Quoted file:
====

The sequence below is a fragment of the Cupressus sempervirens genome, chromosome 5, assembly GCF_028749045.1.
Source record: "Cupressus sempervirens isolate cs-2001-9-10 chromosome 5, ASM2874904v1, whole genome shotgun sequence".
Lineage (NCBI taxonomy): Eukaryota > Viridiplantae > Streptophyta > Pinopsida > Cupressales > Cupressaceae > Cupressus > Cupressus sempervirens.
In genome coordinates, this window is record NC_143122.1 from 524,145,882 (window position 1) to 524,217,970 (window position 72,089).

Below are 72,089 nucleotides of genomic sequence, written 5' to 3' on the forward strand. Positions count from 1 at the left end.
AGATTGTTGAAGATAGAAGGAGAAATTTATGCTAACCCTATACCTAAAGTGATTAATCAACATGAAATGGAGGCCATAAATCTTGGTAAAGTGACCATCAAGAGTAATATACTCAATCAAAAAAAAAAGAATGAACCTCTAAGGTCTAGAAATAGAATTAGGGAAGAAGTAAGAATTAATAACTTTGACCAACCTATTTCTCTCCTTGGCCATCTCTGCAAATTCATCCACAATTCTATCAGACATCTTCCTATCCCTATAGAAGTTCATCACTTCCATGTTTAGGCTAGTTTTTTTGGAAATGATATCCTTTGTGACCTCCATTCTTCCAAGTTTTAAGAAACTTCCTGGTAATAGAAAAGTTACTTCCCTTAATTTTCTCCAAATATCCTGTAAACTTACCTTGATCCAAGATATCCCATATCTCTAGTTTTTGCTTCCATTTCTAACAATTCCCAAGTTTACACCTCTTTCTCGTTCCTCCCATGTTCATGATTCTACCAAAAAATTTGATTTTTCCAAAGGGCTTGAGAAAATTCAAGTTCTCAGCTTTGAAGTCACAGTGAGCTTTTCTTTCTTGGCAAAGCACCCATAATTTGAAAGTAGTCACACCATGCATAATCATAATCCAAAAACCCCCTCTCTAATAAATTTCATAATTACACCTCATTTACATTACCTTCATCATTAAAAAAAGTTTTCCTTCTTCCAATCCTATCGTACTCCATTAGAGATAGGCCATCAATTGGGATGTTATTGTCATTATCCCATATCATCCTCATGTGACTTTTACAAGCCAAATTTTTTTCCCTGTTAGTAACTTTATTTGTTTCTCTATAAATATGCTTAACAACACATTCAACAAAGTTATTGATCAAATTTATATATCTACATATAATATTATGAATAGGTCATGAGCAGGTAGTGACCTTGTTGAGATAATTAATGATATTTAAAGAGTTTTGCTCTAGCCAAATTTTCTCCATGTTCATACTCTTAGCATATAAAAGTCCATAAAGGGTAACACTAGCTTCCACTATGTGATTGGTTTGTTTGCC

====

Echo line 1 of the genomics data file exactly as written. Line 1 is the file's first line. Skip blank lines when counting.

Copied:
The sequence below is a fragment of the Cupressus sempervirens genome, chromosome 5, assembly GCF_028749045.1.